Chapter One
Part One
Part Two
Part Three

Chapter Two
Part One
Part Two
Part Three

Chapter Three
Part One
Part Two
Part Three

Chapter Four
Part One
Part Two
Part Three


Own Your Own Home

Vital Statistics  |  Notes  |  Begin Reading


Sport & Play
Symptoms of Being 35
Own Your Own Home
In the Wake of the News
Short Stories


Vital Statistics



Bruccoli & Layman bibliography number:  A9
Originally published in 1919 (only printing) by Bobbs Merrill, Indianapolis.
Illustrated by Fontaine Fox
Approximately 4,385 sold between September 1919 and June 1920.
The stories first appeared in The Red Book Magazine as follows:
  • "Own Your Own Home" January 1915, pages 488-500 (B&L D12). 
  • "Welcome to Our City" June 1915, pages 29-40 (B&L D17).
  • "The Last Laugh" July 1915, pages 16-18, 30 (B&L D20).
  • "Uncivil War" September 1915, pages 938-949 (B&L D24).



  • Because Own Your Own Home is often ignored in Lardner criticism, I didn't expect to think much of it when I first read it.  I was pleasantly surprised.   It is not his greatest work, to be sure, but it also isn't his worst.  Far from it.  Lardner has captured the experience of modern home building and suburban living in such a way that I think he is writing about me.  My contractors and bankers are on the page.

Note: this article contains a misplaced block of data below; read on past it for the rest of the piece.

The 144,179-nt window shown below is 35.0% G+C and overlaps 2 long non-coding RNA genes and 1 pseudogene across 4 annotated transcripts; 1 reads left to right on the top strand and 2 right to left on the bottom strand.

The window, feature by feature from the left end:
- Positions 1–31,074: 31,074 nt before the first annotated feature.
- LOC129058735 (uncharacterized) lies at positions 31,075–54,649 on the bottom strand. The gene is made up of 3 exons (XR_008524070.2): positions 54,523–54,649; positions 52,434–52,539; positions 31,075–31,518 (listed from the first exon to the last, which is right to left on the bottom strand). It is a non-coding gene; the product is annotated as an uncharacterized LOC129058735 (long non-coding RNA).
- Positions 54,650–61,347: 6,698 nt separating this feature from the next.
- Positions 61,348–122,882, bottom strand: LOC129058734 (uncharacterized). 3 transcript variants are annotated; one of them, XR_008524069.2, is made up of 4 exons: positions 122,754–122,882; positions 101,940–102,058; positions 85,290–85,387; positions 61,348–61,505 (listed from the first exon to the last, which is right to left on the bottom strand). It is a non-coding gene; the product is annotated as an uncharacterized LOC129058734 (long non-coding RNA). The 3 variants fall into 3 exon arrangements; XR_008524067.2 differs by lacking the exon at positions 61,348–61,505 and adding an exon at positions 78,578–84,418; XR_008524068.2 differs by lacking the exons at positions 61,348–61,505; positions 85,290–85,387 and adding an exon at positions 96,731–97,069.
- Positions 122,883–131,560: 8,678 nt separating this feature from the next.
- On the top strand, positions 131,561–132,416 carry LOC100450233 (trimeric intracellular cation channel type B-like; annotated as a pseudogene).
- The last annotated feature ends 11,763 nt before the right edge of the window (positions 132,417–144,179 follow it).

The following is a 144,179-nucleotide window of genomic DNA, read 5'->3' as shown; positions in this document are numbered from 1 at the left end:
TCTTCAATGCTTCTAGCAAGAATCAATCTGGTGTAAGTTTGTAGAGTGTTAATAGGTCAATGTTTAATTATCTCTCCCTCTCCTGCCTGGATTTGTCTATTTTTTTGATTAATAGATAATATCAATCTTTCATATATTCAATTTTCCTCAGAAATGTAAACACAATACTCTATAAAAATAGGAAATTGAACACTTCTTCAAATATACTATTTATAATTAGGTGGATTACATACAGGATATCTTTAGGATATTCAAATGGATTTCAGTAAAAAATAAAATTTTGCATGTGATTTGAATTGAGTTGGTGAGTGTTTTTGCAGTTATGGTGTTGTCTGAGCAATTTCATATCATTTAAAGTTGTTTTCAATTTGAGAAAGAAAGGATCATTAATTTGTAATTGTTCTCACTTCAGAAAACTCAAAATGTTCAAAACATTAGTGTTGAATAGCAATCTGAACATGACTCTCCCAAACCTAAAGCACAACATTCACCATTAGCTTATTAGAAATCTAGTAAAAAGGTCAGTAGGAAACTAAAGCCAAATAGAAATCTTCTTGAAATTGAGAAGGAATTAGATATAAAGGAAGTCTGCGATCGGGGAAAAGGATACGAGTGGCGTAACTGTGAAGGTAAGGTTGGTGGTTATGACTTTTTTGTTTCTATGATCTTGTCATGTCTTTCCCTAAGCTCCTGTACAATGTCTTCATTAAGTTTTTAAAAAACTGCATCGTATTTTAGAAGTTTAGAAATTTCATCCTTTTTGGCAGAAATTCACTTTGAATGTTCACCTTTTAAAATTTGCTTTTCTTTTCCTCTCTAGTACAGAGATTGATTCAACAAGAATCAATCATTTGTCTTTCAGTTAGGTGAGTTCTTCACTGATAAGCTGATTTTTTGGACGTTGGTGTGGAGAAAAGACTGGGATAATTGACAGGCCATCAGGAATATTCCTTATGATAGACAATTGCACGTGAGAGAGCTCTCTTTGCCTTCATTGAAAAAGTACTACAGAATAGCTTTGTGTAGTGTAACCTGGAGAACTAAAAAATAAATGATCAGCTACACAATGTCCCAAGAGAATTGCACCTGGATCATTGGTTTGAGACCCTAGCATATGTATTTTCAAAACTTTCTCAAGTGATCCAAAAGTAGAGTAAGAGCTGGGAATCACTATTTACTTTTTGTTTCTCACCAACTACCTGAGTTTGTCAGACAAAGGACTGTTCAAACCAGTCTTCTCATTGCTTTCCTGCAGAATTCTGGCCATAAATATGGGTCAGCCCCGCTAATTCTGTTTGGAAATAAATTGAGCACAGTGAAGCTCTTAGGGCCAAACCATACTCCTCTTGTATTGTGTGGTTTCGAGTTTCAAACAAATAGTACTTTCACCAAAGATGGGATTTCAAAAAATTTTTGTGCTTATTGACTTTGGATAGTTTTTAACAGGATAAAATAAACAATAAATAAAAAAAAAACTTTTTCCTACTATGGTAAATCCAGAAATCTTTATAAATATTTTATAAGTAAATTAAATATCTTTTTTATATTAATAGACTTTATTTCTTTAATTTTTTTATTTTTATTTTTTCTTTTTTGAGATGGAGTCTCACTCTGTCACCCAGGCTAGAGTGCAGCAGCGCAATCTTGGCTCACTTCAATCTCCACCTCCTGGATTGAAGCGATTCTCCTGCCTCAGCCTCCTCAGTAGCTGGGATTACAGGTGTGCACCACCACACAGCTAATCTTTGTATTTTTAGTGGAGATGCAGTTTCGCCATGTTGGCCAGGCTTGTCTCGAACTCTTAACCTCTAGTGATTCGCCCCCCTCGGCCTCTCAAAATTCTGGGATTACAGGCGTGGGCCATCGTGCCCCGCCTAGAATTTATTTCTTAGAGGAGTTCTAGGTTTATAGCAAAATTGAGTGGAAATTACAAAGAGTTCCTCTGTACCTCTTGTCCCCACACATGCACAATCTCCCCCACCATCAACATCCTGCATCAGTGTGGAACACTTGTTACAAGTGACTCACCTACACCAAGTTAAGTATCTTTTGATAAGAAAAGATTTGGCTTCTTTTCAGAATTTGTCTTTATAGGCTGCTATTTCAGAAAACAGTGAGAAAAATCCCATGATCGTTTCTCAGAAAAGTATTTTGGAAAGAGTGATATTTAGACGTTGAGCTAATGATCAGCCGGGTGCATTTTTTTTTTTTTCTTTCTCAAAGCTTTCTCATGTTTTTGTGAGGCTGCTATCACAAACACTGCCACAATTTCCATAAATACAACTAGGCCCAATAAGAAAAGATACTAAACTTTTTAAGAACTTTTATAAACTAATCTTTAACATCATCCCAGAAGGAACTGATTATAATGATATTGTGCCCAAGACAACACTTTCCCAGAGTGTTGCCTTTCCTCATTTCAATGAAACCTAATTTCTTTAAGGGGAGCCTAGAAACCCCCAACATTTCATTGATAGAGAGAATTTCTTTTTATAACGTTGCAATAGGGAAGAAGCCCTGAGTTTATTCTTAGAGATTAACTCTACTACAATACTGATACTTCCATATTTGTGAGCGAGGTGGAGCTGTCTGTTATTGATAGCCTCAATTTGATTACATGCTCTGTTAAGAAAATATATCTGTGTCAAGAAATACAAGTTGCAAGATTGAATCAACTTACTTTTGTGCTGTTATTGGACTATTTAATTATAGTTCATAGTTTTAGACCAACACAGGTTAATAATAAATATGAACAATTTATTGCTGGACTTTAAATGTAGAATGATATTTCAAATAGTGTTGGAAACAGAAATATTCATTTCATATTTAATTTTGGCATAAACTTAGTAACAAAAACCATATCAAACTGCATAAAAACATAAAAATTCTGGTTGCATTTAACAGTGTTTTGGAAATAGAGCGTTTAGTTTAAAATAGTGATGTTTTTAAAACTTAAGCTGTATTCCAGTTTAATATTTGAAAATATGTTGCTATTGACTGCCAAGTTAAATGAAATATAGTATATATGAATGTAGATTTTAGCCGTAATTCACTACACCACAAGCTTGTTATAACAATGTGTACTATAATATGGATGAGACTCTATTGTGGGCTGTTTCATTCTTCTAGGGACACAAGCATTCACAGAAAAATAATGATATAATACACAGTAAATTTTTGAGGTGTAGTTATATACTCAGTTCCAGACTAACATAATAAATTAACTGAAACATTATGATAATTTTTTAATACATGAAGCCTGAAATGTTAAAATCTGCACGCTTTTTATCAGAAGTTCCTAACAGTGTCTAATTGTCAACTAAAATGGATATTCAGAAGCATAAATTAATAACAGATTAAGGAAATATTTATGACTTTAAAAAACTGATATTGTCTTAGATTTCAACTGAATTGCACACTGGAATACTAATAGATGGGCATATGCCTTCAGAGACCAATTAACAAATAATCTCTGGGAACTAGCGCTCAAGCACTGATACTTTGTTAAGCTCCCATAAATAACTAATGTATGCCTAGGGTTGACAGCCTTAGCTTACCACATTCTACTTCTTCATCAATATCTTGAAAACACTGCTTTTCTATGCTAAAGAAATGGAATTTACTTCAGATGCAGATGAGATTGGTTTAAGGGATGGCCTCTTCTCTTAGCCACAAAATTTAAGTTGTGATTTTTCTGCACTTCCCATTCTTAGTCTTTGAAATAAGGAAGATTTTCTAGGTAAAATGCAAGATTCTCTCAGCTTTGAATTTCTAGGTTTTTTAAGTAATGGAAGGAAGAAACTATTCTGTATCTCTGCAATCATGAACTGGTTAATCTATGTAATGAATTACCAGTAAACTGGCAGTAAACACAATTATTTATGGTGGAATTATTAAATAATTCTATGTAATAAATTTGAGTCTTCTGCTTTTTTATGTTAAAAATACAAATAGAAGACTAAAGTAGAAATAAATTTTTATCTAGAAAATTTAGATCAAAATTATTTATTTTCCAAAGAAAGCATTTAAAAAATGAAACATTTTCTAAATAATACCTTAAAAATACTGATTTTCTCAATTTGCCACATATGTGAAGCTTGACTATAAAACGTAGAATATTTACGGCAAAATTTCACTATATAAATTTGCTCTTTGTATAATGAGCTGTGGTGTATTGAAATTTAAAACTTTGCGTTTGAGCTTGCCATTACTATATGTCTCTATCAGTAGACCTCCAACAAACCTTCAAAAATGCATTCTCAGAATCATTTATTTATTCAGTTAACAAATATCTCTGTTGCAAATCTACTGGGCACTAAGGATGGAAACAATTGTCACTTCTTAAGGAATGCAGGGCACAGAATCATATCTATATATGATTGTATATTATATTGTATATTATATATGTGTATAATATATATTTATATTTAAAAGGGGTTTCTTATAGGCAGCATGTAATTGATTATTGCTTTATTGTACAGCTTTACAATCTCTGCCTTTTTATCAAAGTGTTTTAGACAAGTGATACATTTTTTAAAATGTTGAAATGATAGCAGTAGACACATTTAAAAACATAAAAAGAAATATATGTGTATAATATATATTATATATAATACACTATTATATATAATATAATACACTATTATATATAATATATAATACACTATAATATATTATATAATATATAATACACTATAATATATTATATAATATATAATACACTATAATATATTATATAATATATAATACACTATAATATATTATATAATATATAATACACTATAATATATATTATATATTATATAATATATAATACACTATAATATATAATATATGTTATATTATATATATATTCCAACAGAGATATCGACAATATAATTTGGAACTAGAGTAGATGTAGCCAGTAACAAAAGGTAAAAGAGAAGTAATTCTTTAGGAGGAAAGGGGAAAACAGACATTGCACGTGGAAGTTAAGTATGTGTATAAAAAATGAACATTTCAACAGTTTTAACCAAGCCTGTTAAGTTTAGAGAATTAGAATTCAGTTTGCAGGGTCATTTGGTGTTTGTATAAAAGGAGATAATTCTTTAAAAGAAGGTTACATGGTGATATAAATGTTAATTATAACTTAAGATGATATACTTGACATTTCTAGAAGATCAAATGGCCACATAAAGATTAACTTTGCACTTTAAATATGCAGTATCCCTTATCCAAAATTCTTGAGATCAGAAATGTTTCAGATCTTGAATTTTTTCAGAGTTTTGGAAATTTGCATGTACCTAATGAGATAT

Later in the story, when the actions of the characters become cruel and unusual, I am reminded of the "practical jokes" in later stories like "The Maysville Minstrel" and "Haircut."  The seeds of Lardner's greatest stories are sown here.  For that reason alone, it is worth a look. 
  • I have tried to maintain as much of the look and feel of the original volume as possible in my web edition.  All of the original illustrations are included, and they are placed close to where they were in the Bobbs-Merrill edition.   The font I used, Book Antiqua, is not an exact match, of course, but it is similar.  
  • There are some inconsistencies in spelling and usage that I have chosen to keep as published.  I will check the magazine pieces at a later time to determine if they were peculiar to this volume; without original manuscripts, the magazines will have to act as the ultimate source.  Given Lardner's attention to detail, though, one would assume that the inaccuracies are proofreading/typesetting errors.   



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